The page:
A briefing is being planned before the Palmetto City Commission concerning the event and to gauge the city's interest in participating, Bryant said.
Palmetto's Riverside Park could help compliment the event because three new boat ramps are in the works for the park and should be completed by the event, helping beautify the riverfront, Bryant said.
Bradenton would be happy to have Palmetto partner, Gustafson said, imagining places like Regatta Pointe Marina playing a role in the festival.
"From a Bradenton standpoint, it's extremely important that we continue to partner with both sides of the river. Palmetto is extremely important to us. There's opportunities for both cities," Gustafson said.
"The river that divides us, connects us," he said.
It's possible that places beyond Palmetto could see some festival-related action, but officials don't want to overload the area, especially Anna Maria Island. At the same time, the event will focus on the main events first before branching out too far beyond Bradenton and Palmetto.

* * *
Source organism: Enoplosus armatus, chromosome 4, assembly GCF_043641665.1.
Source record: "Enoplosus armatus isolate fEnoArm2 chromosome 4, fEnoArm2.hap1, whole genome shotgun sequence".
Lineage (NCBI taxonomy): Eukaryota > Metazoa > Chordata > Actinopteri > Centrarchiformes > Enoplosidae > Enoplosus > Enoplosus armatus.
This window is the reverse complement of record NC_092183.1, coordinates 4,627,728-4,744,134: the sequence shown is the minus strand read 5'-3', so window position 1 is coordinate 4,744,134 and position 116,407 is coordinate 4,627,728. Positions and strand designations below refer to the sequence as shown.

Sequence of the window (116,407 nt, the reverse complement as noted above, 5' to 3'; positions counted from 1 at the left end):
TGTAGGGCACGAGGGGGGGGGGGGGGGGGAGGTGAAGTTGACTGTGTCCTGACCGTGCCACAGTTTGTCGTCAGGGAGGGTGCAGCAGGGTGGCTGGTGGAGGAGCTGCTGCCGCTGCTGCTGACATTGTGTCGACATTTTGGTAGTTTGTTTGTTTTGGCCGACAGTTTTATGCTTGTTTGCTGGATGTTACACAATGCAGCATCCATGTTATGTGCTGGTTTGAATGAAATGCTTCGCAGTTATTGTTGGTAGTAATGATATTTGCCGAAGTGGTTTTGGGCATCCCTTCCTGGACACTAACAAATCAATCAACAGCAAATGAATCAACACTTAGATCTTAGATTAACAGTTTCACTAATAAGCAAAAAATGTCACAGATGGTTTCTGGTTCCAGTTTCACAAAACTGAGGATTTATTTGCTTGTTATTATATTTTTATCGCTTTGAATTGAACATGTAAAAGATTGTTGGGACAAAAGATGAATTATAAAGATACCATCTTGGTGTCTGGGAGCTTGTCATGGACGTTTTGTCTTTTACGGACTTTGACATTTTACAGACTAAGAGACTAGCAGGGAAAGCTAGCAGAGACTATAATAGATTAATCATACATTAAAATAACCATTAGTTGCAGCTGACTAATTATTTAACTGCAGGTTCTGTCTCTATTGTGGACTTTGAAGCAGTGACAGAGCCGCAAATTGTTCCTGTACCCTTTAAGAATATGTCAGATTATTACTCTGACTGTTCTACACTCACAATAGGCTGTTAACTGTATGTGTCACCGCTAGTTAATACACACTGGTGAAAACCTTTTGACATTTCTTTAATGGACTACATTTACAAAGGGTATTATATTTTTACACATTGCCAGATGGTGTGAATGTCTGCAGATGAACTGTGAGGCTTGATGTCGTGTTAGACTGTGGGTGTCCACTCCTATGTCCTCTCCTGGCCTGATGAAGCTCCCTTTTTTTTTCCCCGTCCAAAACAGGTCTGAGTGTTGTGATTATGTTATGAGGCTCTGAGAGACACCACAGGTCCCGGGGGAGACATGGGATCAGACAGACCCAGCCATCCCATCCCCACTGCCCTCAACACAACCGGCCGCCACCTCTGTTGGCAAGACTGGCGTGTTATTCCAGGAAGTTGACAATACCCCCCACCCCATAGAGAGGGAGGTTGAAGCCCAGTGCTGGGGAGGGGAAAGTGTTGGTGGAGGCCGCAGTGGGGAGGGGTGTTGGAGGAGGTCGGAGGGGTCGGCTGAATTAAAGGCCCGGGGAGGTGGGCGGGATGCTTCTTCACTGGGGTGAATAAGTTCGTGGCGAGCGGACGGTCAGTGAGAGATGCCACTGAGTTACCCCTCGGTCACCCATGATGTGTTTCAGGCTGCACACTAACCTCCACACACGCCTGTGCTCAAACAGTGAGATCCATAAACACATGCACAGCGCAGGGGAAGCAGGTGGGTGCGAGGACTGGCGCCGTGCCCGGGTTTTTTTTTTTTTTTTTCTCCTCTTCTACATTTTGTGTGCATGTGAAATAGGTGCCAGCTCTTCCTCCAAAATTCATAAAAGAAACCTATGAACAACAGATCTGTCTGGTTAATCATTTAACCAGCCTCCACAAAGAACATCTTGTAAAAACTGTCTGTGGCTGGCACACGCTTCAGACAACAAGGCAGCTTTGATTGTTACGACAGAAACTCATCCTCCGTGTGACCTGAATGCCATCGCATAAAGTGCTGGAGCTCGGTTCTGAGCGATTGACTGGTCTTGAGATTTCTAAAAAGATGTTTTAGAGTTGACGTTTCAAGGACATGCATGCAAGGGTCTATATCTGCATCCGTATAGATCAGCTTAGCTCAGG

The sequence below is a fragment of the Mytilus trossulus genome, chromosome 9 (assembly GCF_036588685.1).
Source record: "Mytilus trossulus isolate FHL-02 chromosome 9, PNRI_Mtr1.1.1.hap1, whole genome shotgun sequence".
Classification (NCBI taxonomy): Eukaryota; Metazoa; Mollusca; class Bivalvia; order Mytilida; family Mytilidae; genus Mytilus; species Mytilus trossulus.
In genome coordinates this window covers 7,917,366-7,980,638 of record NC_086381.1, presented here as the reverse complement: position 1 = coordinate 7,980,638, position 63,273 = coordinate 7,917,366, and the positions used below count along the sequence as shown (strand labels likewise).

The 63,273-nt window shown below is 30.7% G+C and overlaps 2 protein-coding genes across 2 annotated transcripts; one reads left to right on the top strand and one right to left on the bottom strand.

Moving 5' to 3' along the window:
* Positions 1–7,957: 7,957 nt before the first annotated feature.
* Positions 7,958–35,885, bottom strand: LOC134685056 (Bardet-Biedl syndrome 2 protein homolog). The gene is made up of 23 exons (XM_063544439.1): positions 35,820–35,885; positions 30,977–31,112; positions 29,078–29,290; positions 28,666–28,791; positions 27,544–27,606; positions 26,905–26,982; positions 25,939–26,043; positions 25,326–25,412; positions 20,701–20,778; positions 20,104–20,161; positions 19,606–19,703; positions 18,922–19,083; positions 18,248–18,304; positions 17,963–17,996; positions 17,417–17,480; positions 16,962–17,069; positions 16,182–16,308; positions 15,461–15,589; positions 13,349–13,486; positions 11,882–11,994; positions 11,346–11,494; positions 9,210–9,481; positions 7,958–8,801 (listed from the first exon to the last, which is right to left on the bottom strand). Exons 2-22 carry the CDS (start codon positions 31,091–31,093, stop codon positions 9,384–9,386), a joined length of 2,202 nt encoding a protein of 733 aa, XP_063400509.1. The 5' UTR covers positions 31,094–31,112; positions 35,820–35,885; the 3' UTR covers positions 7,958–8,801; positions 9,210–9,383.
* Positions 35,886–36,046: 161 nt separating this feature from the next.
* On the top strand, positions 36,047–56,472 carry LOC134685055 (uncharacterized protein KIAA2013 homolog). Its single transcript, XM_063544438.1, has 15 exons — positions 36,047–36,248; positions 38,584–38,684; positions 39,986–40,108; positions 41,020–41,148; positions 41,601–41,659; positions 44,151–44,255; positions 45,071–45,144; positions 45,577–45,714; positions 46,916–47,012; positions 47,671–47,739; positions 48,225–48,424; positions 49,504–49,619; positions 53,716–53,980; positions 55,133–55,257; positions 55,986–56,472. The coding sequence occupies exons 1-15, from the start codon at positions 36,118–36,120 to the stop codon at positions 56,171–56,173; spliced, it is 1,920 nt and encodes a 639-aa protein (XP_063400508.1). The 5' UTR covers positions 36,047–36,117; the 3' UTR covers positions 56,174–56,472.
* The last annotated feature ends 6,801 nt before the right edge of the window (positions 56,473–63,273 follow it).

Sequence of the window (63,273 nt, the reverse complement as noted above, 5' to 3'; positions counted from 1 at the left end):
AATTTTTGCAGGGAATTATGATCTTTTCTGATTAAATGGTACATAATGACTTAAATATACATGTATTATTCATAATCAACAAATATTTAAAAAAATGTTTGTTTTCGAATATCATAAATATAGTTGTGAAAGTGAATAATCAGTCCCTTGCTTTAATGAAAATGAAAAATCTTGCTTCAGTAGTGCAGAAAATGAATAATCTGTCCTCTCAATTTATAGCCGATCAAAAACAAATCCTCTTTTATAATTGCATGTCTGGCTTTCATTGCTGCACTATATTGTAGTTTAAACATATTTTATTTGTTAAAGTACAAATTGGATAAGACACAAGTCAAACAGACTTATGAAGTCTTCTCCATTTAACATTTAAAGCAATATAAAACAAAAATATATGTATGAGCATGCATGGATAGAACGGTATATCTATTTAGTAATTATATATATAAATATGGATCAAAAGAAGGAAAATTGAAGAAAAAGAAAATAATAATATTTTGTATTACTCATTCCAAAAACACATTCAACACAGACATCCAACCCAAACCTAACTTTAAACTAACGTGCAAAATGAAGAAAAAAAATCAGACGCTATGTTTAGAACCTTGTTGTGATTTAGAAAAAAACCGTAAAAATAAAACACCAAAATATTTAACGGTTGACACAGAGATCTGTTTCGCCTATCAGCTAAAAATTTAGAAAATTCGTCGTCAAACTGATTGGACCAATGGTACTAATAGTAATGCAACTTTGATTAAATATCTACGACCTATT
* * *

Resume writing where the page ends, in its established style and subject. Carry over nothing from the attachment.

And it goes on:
"I think we're going to be conservative and do the little things really, really well," Falcione said. "The first year is vital to the future."
Before details can be worked out, the event needs the OK from area governments, which includes permission to use marketing money from bed taxes to promote the event.
Along with Bradenton City Council's considerations for permit approval on Wednesday, the Bradenton Downtown Development Authority will also be asked to approve the event and funnel activity toward the regatta.
The Manatee County Tourist Development Council will be asked April 21 to recommend a sponsorship for the County Commission to approve.
"If we do this right, we're going to celebrate the assets of Bradenton, the Manatee River, this beautiful Riverwalk, your arts community and other things we don't even know yet," Fetchko said.
Charles Schelle, Herald business reporter, can be reached at 941-745-7095. Follow him on Twitter @ImYourChuck.